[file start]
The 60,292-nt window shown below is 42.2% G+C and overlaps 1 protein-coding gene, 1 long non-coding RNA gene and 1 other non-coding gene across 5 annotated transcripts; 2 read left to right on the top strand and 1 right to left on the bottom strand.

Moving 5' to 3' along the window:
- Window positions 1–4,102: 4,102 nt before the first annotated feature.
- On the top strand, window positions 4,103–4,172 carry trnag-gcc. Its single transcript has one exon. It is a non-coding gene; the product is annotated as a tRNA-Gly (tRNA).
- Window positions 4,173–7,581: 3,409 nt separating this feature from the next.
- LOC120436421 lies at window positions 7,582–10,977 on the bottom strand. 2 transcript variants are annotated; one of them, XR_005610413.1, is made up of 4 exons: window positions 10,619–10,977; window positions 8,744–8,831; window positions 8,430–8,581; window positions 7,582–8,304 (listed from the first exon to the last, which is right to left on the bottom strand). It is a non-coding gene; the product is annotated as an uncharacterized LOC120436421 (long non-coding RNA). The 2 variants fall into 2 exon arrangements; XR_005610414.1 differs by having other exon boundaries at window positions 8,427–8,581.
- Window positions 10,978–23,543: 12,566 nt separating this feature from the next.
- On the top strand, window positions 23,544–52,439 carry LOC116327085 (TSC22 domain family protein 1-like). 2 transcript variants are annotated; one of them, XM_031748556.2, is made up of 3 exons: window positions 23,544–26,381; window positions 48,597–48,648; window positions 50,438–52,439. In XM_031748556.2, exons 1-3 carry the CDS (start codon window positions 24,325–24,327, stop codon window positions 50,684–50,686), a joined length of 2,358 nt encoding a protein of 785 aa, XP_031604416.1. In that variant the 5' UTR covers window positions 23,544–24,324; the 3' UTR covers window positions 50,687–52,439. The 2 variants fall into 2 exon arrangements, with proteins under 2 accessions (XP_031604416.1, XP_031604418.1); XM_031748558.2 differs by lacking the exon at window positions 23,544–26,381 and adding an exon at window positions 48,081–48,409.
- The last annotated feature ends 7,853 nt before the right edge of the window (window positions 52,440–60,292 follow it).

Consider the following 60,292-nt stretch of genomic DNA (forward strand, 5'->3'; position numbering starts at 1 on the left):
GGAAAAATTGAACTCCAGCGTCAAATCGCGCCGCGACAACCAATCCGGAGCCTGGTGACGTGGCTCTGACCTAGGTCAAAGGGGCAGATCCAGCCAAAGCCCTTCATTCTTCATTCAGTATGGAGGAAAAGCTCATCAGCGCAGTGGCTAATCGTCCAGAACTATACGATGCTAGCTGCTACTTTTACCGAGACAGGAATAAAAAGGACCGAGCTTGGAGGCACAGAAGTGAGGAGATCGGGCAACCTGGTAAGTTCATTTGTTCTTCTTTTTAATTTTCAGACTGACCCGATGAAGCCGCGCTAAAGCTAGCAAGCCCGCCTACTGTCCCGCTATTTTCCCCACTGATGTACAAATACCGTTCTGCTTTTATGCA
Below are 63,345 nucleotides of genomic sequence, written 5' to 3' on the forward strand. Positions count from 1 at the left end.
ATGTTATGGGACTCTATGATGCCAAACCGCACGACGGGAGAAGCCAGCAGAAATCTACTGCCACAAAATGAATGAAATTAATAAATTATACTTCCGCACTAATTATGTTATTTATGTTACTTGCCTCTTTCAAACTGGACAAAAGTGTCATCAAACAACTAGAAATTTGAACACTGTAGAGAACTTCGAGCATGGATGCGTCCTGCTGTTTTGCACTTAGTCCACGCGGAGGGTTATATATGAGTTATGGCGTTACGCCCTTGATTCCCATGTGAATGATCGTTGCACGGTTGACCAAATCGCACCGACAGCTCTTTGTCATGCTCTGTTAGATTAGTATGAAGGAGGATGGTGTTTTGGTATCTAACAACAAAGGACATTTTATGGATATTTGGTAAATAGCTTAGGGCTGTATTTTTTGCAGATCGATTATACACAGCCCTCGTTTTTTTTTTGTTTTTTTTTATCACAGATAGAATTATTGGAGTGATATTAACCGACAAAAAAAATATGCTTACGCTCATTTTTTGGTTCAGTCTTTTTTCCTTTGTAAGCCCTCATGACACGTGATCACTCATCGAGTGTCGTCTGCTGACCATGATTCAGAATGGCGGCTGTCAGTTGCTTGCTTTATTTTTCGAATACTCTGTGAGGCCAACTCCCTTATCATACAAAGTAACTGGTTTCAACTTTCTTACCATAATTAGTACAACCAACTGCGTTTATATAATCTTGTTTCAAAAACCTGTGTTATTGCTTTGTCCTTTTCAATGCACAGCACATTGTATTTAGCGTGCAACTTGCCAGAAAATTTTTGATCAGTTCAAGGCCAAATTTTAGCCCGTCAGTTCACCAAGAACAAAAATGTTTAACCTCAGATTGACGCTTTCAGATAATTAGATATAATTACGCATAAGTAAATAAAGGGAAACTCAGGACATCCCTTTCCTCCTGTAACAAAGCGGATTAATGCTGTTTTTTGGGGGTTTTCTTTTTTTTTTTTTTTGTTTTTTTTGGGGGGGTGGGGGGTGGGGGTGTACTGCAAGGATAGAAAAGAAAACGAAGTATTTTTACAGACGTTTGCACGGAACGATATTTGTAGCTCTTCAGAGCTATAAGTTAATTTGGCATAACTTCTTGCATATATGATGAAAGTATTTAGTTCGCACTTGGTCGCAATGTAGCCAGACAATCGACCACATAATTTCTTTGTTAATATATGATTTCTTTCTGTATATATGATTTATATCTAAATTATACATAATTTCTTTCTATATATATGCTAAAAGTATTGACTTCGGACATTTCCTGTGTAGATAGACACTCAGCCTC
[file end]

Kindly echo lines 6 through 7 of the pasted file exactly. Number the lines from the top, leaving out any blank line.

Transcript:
- LOC120436421 lies at window positions 7,582–10,977 on the bottom strand. 2 transcript variants are annotated; one of them, XR_005610413.1, is made up of 4 exons: window positions 10,619–10,977; window positions 8,744–8,831; window positions 8,430–8,581; window positions 7,582–8,304 (listed from the first exon to the last, which is right to left on the bottom strand). It is a non-coding gene; the product is annotated as an uncharacterized LOC120436421 (long non-coding RNA). The 2 variants fall into 2 exon arrangements; XR_005610414.1 differs by having other exon boundaries at window positions 8,427–8,581.
- Window positions 10,978–23,543: 12,566 nt separating this feature from the next.